Megan and Eamon discussing her future run at the NFR
We know how to have a good time on a Saturday afternoon. Eamon borrowed Ed Buchanan’s roping dummy on wheels. He pulled it with the four-wheeler, giving McCoy, Tiarnan, Rhen and several adults the chance to practice their roping. A good time was had by all!
Today, we gathered, trailed and sorted cattle in the Powder Wash. It was a great home-schooling experience for Siobhan, Tiarnan, Rhen and Seamus (helping but camera-shy!). We were joined for a time by three young mustang stallions, evidently kicked out of their herd and looking for friends.
Are they or aren’t they. The heifers are headed in to be pregnancy tested. We are lucky to have to two veterinarians in our community–Drs. Ben and Hallie Noland. Four-year-old Rhen calls Ben “Doctorbennoland” and the good doctor came to check out the heifers. McCoy, six, was mad because Rhen got to help while McCoy had to go to first grade and miss out out on the excitement.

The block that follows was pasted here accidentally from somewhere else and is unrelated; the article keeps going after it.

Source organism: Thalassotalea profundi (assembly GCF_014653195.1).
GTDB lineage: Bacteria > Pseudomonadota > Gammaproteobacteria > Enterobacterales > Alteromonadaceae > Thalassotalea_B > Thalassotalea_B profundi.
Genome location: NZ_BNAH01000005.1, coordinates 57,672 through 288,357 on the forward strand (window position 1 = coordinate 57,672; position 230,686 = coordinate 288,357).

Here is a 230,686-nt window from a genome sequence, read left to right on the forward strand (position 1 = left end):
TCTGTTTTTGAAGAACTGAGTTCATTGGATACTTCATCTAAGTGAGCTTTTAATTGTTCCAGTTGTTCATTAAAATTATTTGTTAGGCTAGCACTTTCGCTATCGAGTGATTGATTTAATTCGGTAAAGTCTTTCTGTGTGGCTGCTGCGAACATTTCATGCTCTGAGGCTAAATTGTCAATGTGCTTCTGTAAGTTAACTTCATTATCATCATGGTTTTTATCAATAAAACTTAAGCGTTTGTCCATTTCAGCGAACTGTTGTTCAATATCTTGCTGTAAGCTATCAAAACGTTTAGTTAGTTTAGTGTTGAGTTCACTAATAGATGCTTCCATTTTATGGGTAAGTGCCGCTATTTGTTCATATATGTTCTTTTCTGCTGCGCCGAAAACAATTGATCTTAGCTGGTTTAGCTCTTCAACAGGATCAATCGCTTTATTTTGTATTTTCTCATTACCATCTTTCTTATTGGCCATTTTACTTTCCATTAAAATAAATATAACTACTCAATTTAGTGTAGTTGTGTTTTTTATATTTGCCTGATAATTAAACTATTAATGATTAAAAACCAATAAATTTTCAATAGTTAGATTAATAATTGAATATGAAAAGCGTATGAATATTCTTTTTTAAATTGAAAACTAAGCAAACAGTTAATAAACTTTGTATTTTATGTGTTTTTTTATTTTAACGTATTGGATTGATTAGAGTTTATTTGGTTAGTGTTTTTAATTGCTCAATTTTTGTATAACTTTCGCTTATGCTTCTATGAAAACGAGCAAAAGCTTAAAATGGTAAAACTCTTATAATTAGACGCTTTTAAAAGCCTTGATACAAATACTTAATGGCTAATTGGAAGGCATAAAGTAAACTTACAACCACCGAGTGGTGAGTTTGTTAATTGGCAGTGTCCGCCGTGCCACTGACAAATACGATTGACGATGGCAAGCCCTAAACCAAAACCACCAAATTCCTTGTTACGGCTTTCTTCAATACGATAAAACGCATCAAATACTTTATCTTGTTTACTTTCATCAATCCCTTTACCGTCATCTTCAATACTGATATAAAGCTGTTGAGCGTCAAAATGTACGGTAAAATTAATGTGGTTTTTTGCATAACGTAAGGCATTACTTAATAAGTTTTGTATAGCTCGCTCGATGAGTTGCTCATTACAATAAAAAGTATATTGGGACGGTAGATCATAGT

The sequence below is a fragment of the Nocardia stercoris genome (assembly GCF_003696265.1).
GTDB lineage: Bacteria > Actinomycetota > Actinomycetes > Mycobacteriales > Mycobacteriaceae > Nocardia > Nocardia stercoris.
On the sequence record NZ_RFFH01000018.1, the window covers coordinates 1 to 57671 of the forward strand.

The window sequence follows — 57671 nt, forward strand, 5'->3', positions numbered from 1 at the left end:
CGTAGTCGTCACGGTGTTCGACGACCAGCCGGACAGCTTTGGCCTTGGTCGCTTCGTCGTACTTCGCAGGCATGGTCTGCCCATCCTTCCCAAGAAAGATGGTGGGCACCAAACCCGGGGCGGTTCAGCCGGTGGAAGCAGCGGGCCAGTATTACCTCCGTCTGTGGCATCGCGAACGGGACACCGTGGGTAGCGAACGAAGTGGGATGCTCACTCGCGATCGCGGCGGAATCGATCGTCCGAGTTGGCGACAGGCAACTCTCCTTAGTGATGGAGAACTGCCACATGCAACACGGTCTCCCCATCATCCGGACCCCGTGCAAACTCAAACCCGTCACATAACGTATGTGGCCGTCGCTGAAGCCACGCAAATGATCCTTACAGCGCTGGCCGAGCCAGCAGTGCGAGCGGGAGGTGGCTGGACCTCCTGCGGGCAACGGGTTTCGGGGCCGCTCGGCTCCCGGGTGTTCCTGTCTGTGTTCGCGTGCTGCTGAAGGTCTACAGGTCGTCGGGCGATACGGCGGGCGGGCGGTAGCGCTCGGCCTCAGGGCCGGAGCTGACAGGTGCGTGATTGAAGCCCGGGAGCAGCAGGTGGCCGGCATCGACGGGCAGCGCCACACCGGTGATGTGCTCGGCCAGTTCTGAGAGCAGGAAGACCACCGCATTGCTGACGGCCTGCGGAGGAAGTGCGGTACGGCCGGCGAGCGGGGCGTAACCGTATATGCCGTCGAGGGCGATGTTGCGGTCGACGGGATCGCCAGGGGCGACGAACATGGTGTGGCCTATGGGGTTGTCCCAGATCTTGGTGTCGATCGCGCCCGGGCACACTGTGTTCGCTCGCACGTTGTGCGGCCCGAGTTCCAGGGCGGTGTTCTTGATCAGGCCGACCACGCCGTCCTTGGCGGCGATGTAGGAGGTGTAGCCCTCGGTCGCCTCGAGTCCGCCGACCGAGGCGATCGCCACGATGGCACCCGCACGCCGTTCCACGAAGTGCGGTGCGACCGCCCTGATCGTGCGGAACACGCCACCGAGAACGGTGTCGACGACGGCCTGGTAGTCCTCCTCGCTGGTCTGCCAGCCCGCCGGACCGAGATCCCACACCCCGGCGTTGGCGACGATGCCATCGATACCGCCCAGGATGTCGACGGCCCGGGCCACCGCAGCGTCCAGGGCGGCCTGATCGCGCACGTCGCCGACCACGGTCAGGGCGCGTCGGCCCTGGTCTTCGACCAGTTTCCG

It is hard to describe shearing season. It is essential, and ridden with uncertainty. The sheep must be shorn once a year in order to remain healthy and productive. The wool is a critical part of our income. And it is overwhelmingly important that the wool be shorn before lambing commences—a point that was brought home in 2015 when the scheduled shearers did not show up, and the problems of the season were exacerbated by weather and visa issues for the crews. We had to lamb in the wool, and organize a complicated shearing/docking operation in June.
Shearing of the range sheep herds is accomplished by contractors, who hire highly skilled crews (mostly foreigners, who need H2-A visas). It is a well-paid profession, but like most essential agriculture jobs, hardly filled by Americans. The contractors spend most of the non-shearing season vetting, hiring and completing paperwork so that they will have enough skilled, hard-working shearers to fill their crew.